Legal advisers to the Chinese government are warning that a growing body of activists arguing for Hong Kong’s independence could face prosecution under legislation brought in by the British colonial government — with one adviser calling for pro-independence activists to be detained immediately.
Hong Kong has been a largely autonomous “special administrative region” of China since the end of British colonial rule in 1997, but efforts to impose a national security law in 2003 were dropped after widespread opposition from a public fearful of Beijing’s encroachment on Hong Kong’s judiciary. That means colonial-era laws outlawing treason and sedition are still on the books.
The director general of the law department of China’s representative office in Hong Kong, Wang Zhenmin, said Tuesday, in a speech cited by the New York Times, that these laws could be used against those advocating independence.
“This is still the law in Hong Kong, and this law was made by the British government a long time ago,” said Wang, speaking at the city’s Foreign Correspondents’ Club. He said the law was applied against wartime collaborators with the Japanese and also used against pro-Beijing agitators in the 1950s and 1960s.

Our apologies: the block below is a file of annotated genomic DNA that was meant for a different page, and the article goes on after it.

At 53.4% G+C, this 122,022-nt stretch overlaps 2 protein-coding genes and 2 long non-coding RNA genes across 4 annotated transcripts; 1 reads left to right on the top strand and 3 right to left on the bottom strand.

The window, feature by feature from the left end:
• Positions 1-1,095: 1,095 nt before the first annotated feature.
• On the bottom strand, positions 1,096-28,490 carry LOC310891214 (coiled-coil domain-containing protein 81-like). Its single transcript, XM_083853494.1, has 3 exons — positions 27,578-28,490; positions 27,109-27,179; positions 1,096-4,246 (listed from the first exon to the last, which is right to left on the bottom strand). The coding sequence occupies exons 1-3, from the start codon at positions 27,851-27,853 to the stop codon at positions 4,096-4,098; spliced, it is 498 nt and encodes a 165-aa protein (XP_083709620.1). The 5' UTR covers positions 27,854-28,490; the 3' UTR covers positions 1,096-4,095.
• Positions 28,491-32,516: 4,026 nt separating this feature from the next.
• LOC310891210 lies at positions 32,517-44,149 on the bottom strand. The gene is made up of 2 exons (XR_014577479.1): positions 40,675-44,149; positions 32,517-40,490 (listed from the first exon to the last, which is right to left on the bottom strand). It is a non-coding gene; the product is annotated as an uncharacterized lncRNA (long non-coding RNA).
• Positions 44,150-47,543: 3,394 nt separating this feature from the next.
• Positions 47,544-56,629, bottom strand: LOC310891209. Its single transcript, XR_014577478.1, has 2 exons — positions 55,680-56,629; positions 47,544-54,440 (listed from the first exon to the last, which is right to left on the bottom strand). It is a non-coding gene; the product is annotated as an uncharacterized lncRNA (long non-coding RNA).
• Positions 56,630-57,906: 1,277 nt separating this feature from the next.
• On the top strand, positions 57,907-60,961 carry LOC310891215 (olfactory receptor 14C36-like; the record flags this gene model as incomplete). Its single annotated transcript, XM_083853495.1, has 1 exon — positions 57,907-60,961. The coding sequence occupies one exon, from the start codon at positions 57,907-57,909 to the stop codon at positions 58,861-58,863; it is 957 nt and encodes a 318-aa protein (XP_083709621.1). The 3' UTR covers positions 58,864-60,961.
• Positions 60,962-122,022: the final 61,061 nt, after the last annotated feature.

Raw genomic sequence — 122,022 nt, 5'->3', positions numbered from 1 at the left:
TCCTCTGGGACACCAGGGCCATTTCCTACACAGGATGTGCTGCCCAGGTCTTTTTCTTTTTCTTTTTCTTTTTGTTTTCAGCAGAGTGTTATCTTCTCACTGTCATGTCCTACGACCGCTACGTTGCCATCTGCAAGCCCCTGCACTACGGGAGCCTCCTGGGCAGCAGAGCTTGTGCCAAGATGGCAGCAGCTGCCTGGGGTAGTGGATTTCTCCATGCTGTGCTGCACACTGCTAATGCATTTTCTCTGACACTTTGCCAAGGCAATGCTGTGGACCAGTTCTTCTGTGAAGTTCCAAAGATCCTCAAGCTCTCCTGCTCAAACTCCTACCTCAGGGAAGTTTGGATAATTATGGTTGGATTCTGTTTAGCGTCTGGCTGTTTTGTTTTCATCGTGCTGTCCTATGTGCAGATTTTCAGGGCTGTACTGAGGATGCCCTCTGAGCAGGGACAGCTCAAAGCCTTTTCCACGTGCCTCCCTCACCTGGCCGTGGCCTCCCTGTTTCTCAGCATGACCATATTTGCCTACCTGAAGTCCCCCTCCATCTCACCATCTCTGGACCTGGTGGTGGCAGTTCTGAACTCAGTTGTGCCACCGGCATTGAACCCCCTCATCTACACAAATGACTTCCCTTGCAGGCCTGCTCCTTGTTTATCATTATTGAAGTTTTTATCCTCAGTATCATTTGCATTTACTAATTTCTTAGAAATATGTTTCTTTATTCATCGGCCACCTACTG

Separately, a Hong Kong member of the Chinese People’s Political Consultative Conference, Beijing’s top advisory body, told reporters that the members of Demosistō — a new political party set up by activist Joshua Wong — should be prosecuted merely for advocating a referendum on Hong Kong’s future in which independence would be one option offered to voters.
“The law stands. The law is clear,” said Alan Hoo, who is an expert on Hong Kong law. “You can argue in court, but you will be facing criminal process.”
Neither Demosistō nor Wong are advocates for independence per se, and party chair Nathan Law told local media that “there might be some discrepancies” between his party and the pro-independence movement. But Wong has previously argued in TIME that self-determination is the only viable solution for Hong Kong. The party is also committed to the principle of self-determination.